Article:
When I said that I didn’t pitch for a job I was wrong. There were times when I felt I stood a good chance and more especially I had nothing to lose.
One such occasion came along a few days before I was due to go on holiday.
I have to mention here that holidays were always a bit of a pain. I was always worried that by being away I would miss something vital. And before the internet and proper working mobile phones, contact was limited. This would always be the case when working on commercials when the turnaround was measured in hours not days. ‘Can you come back? It won’t take long!’
There were times when I did ‘come back’ and venture into work mode either side of a family holiday which I always regretted and never felt it was worth all the extra travelling, setting up, faffing about and additional stress.
So being within striking distance of the airport I got a call to see if I’d be interested in a new animation series. The creators were based in Ontario, Canada and the production company were in Edinburgh, Scotland. Nothing like close personal contact then.
They were looking for a piece of music that needed lyrics that would work as the opening and closing title music. Not so much a song but equally something slightly longer than the usual twenty second opener. And it was a pitch.
Deep sigh, yawn, immediate pressure and the feeling of a couple of days wasted trying to throw that invisible pile of notes at the client’s ever-changing paper-thin wall hoping that something would eventually stick!
But this definitely fell into the ‘Nothing to lose’ category and it would be a nice tidy finisher before shutting down the shop.
I called one of my trusted wordsmiths, Jonathan Booth, and threw at him the vague and contradictory bits and pieces that constituted a brief. The most important thing being the title: “The Secret World of Benjamin Bear.”
That seemed to be enough for some rather nice and more importantly, quick lyrics to be scribbled. In addition, I had no time to find a singer, so I blurted it out myself, mostly in tune, with a speedy piano and sent it off. Job done, and……”Taxi!?”
We were going to Portugal for a month. Suitcases full of Books and Inflatables (for the pool!) and not a laptop or mobile phone in sight.
Two weeks went by without a thought of work, past or future, but I felt the need to find an internet café (remember those?) where I could scan through the Email junk and see if there was anything that needed any immediate attention. Sandwiched between a pizza take-away and ‘El Dodgeo’car hire shop we found the solitary café supplying antique PCs and even older coffee rings with fresh cigarette burns littering the desktops.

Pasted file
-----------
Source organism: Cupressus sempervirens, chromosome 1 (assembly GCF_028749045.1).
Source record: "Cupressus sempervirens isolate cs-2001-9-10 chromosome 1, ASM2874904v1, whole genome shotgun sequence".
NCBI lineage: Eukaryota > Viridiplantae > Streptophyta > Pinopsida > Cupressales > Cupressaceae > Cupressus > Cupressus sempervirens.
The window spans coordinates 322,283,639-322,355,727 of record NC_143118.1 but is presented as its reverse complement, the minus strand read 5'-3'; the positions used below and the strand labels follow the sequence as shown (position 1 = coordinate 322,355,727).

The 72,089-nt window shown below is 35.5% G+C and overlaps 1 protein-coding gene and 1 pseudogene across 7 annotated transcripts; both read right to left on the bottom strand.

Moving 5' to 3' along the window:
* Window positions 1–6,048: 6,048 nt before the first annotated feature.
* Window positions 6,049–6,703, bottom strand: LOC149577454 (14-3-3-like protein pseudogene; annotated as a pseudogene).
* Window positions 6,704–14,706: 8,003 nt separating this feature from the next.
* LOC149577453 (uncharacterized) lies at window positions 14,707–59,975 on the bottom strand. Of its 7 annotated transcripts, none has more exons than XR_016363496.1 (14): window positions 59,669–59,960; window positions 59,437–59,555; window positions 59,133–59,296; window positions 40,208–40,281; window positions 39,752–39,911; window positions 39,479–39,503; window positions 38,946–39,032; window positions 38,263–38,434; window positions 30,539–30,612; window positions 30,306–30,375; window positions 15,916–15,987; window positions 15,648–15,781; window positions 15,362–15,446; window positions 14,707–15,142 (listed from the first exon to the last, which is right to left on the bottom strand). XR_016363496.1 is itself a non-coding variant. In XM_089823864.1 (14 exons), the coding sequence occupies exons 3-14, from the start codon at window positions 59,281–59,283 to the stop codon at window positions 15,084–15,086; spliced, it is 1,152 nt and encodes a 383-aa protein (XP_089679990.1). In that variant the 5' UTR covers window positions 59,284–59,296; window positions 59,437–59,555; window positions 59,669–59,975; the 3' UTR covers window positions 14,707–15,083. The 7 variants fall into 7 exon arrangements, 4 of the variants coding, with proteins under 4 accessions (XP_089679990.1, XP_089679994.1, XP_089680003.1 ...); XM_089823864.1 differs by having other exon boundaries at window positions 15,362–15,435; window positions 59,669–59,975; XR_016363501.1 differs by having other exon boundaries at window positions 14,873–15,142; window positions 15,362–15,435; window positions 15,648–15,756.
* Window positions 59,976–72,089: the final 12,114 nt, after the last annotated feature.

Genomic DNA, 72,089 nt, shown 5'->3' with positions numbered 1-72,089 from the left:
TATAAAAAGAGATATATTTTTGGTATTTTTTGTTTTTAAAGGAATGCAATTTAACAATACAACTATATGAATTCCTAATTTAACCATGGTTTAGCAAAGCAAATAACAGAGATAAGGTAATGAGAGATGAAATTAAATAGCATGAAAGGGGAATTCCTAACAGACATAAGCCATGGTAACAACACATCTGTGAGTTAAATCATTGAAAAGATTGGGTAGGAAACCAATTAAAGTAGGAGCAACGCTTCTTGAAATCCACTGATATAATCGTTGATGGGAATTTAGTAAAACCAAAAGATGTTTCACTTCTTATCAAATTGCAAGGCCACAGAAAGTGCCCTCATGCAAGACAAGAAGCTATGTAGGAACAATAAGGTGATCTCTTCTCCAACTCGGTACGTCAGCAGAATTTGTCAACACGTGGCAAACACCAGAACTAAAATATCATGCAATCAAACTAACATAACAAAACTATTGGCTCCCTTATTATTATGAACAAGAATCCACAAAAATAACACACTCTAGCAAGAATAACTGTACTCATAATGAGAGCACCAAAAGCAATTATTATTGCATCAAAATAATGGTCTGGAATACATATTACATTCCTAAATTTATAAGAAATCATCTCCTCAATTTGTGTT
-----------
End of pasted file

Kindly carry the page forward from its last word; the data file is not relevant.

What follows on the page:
Amongst the clutter I found an E mail from the Scottish producers that hinted that the Bear project was still alive and there was a good chance that I was still in the running. This of course made it worse as it started a panic. Should I do more, try to convince further, send a better demo, ask more questions, go home?
I got back the non-committal; “We’ll let you know”, and nothing more.
Further ripple dissolves to the end of the holiday and returning home, I discovered that the distant pitch had become a tangible project and I had successfully secured this with my opening title tune and one-take vocals.
I suggested that we find a real singer to do a proper vocal performance. “But we like it as it is” They replied. “It’s very Randy Newman.”
Eventually they took my original demo with my Croaky McCroaky vocals, one or two tweaks and some brilliant backing vocals from our Jem (Cooke) and off it went.
Then came the task of writing all the incidental stuff to picture with clients in Canada and Scotland. The three-way telephone conversation should have been a clue but their ideas had developed from it being a simple animation about the adventures of a small teddy bear to a fully blown orchestral Warner Bros., bells & whistles score for each episode. But I guess that’s another story and possibly another blog.
Needless to say, the point of this is to encourage anyone out there to persevere and keep believing that despite time, doubts, delays and uncertainty things can still happen and often, for the better. And if you have to pitch, do it and then forget it! Life is far too short.